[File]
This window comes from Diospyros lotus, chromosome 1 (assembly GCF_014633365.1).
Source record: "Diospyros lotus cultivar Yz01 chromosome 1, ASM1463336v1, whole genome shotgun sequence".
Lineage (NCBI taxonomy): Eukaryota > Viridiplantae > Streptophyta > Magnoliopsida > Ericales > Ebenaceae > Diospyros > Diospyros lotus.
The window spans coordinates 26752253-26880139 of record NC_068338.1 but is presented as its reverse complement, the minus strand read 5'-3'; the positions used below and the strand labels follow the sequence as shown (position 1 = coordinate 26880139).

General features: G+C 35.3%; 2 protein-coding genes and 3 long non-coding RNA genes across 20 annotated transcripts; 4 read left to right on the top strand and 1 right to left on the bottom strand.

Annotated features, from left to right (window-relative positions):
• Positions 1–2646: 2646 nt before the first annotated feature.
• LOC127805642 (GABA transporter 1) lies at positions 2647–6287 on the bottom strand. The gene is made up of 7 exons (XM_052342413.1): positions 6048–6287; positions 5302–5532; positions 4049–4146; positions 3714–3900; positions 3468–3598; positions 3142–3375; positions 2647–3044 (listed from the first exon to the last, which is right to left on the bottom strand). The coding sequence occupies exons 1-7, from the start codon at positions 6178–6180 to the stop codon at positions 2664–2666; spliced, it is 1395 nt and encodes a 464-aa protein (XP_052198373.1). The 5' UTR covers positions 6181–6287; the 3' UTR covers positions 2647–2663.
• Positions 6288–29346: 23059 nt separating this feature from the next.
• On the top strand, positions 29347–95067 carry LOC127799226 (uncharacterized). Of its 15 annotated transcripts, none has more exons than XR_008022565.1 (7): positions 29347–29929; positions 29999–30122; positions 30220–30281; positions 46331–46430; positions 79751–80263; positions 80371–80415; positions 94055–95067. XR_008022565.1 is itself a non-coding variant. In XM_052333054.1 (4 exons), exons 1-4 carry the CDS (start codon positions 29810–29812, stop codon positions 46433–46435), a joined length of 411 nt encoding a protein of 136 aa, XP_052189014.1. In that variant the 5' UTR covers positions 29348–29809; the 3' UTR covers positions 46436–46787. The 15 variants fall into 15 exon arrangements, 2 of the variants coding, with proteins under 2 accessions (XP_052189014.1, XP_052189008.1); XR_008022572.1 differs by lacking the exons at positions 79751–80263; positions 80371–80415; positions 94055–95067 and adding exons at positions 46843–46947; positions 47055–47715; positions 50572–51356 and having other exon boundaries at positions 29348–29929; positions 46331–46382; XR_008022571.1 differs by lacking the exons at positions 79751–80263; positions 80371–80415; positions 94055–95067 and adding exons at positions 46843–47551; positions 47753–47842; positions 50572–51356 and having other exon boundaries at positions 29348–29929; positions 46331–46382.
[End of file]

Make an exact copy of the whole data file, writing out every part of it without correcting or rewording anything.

This window comes from Diospyros lotus, chromosome 1 (assembly GCF_014633365.1).
Source record: "Diospyros lotus cultivar Yz01 chromosome 1, ASM1463336v1, whole genome shotgun sequence".
Lineage (NCBI taxonomy): Eukaryota > Viridiplantae > Streptophyta > Magnoliopsida > Ericales > Ebenaceae > Diospyros > Diospyros lotus.
The window spans coordinates 26752253-26880139 of record NC_068338.1 but is presented as its reverse complement, the minus strand read 5'-3'; the positions used below and the strand labels follow the sequence as shown (position 1 = coordinate 26880139).

General features: G+C 35.3%; 2 protein-coding genes and 3 long non-coding RNA genes across 20 annotated transcripts; 4 read left to right on the top strand and 1 right to left on the bottom strand.

Annotated features, from left to right (window-relative positions):
• Positions 1–2646: 2646 nt before the first annotated feature.
• LOC127805642 (GABA transporter 1) lies at positions 2647–6287 on the bottom strand. The gene is made up of 7 exons (XM_052342413.1): positions 6048–6287; positions 5302–5532; positions 4049–4146; positions 3714–3900; positions 3468–3598; positions 3142–3375; positions 2647–3044 (listed from the first exon to the last, which is right to left on the bottom strand). The coding sequence occupies exons 1-7, from the start codon at positions 6178–6180 to the stop codon at positions 2664–2666; spliced, it is 1395 nt and encodes a 464-aa protein (XP_052198373.1). The 5' UTR covers positions 6181–6287; the 3' UTR covers positions 2647–2663.
• Positions 6288–29346: 23059 nt separating this feature from the next.
• On the top strand, positions 29347–95067 carry LOC127799226 (uncharacterized). Of its 15 annotated transcripts, none has more exons than XR_008022565.1 (7): positions 29347–29929; positions 29999–30122; positions 30220–30281; positions 46331–46430; positions 79751–80263; positions 80371–80415; positions 94055–95067. XR_008022565.1 is itself a non-coding variant. In XM_052333054.1 (4 exons), exons 1-4 carry the CDS (start codon positions 29810–29812, stop codon positions 46433–46435), a joined length of 411 nt encoding a protein of 136 aa, XP_052189014.1. In that variant the 5' UTR covers positions 29348–29809; the 3' UTR covers positions 46436–46787. The 15 variants fall into 15 exon arrangements, 2 of the variants coding, with proteins under 2 accessions (XP_052189014.1, XP_052189008.1); XR_008022572.1 differs by lacking the exons at positions 79751–80263; positions 80371–80415; positions 94055–95067 and adding exons at positions 46843–46947; positions 47055–47715; positions 50572–51356 and having other exon boundaries at positions 29348–29929; positions 46331–46382; XR_008022571.1 differs by lacking the exons at positions 79751–80263; positions 80371–80415; positions 94055–95067 and adding exons at positions 46843–47551; positions 47753–47842; positions 50572–51356 and having other exon boundaries at positions 29348–29929; positions 46331–46382.